Planning a granny annexe is a big project and beforehand you will have plenty of questions. Here on the iHUS blog, we try to answer as many of those as possible. Granny annexe legal requirements will likely be one of your first thoughts; particularly planning permission.
Below we answer some of the most common questions including what to do about planning permission.
Granny Annexe Legal Requirements
In this post, we will cover the most common questions relating to granny annexes and the law.
- Planning permission
- Council tax
Granny Annexe Planning Permission
Granny annexe planning permission is usually one of the first legal requirements that our customers ask us about.
You may have already discovered by now that you will need planning permission for your annexe. if a structure in addition to your house is going to be a dwelling, then you will always need either planning permission or a Certificate of Lawfulness from your local authority.
Planning permission for your granny annexe can be one of the most complex aspects of the project but there is no need to worry about this when you build your annexe with iHUS as we take care of planning as part of our service.
Even on our first consultation, we will be able to advise you on the likelihood that your plans will gain approval. For example, if you really want a pitched roof on your annexe, with a quick survey of your garden and surroundings, our expert consultant will be able to tell you if you are likely to gain permission.
Granny Annexe Ownership
Something that crops up before you start your granny annexe project is the legal issue of ownership. This is something that your family must discuss before you make any plans to build an annexe.
If you have a family member who is looking to release equity and downsize there are some beneficial reasons to do that in relation to Inheritance Tax and for the property owner, the value of the main house will usually increase and become more desirable when it comes to selling.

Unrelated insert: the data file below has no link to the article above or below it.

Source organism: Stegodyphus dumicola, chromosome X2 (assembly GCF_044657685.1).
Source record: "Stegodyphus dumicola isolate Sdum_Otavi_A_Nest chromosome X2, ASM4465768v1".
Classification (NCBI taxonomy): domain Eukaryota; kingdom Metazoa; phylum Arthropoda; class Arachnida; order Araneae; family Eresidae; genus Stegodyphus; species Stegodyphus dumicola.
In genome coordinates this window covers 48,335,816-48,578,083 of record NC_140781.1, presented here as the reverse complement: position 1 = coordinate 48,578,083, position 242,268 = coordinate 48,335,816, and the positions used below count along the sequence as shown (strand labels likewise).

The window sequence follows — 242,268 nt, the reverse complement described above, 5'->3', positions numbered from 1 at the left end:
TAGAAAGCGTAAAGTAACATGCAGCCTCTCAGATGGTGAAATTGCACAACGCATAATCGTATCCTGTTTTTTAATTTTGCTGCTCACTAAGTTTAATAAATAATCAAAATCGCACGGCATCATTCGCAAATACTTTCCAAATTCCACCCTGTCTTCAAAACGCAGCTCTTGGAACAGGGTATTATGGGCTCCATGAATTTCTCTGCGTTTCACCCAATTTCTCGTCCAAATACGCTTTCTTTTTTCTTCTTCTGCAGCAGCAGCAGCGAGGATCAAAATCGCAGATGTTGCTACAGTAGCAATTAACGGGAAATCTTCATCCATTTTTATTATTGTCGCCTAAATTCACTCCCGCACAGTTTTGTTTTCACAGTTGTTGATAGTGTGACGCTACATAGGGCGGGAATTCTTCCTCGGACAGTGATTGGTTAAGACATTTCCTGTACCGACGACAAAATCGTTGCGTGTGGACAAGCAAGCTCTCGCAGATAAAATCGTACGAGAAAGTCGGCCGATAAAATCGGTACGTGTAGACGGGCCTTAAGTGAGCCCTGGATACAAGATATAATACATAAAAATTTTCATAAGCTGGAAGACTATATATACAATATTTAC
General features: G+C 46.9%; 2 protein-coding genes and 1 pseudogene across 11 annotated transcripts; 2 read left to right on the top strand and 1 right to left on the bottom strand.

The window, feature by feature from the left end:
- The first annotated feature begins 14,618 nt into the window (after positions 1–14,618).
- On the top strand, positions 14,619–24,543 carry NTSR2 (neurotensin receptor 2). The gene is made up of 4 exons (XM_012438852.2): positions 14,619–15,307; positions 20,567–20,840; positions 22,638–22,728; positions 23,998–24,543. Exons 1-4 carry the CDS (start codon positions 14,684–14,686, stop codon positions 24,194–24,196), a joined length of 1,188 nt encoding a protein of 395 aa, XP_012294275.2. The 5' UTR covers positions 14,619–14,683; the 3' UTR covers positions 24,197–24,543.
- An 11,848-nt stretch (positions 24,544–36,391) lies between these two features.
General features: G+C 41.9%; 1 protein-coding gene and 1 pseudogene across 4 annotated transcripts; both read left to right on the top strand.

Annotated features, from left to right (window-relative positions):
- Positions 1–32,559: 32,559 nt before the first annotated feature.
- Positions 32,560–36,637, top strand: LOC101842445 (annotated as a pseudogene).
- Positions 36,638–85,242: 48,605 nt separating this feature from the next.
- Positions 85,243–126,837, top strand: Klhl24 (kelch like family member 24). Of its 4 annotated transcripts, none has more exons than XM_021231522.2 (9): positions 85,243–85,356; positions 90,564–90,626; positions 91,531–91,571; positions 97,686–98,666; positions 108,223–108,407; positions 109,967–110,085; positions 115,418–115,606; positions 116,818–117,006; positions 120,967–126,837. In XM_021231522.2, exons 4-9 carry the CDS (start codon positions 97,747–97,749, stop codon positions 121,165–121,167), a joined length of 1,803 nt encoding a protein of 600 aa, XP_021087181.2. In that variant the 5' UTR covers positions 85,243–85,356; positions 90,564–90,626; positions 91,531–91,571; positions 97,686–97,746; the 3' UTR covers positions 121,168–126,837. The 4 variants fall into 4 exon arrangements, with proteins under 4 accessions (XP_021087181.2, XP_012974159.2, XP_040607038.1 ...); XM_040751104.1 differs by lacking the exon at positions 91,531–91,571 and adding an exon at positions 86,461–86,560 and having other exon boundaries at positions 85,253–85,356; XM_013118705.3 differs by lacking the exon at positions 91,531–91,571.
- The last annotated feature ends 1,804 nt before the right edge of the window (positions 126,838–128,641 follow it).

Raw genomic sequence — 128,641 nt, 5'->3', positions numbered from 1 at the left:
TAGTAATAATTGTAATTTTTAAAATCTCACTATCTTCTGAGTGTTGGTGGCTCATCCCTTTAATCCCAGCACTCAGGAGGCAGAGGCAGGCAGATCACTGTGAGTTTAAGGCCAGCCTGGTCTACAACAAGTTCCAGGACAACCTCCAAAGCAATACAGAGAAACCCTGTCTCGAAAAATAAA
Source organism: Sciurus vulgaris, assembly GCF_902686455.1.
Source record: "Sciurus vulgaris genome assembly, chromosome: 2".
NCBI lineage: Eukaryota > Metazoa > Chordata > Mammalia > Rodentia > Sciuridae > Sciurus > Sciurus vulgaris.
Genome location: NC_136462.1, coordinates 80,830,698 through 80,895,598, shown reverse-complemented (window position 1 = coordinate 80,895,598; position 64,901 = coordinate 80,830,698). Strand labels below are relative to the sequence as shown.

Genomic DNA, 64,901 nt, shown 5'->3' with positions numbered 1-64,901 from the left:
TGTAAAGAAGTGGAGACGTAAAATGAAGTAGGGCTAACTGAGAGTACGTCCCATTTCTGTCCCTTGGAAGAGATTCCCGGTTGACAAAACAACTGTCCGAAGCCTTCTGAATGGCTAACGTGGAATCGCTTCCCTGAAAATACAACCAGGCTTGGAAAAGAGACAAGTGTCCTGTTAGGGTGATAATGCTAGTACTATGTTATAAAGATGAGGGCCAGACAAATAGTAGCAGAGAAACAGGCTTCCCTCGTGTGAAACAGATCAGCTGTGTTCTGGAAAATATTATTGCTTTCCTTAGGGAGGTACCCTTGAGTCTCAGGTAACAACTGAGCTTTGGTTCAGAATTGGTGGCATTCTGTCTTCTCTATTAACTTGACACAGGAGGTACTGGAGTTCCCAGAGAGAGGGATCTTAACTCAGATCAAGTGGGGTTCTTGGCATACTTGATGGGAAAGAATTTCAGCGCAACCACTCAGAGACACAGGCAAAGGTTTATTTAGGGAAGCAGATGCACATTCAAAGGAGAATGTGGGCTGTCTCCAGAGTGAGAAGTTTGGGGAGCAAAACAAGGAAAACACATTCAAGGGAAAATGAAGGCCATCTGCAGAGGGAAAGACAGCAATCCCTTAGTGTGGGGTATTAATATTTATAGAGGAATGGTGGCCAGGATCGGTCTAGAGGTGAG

Whilst there are no rules on who should own a granny annexe when it comes to selling a property, an annexe must always be sold alongside the main residence. It will not be classed as a separate property when it comes to selling.
It is best to discuss who ‘owns’ the annexe beforehand and make sure that all parties are in agreement.
Granny Annexe Council Tax
Granny annexes used to be considered a separate dwelling and therefore was not exempt from council tax. However, in 2014, the government revised this as many people saw it as unfair. As many people use annexes to house elderly relatives, they are saving the government money by reducing the strain on elderly housing and care services.
So long as the person living in your granny annexe is a relative, or you only have it for your own use, then you should be entitled to a 50% discount on council tax. This is good news for anybody who is planning a granny annexe that isn’t for a granny – some young families choose to live in an annexe, for example.
If the family member living in the annexe is a dependent family member then you will be exempt from paying council tax altogether. Anybody over the age of 65 is classed as a dependent relative, as are severely disabled people.
The process to apply for a discount or exemption is easy and should be done with your local authority the same way you would apply for other council tax discounts, single person discount, for example.
Want to Discuss Granny Annexe Legal Requirements?
If you still have a question about any of the legal aspects of building a granny annexe, then please contact us.
With many years’ experience in the field, we are able to answer any questions or concerns that you or other family members may have.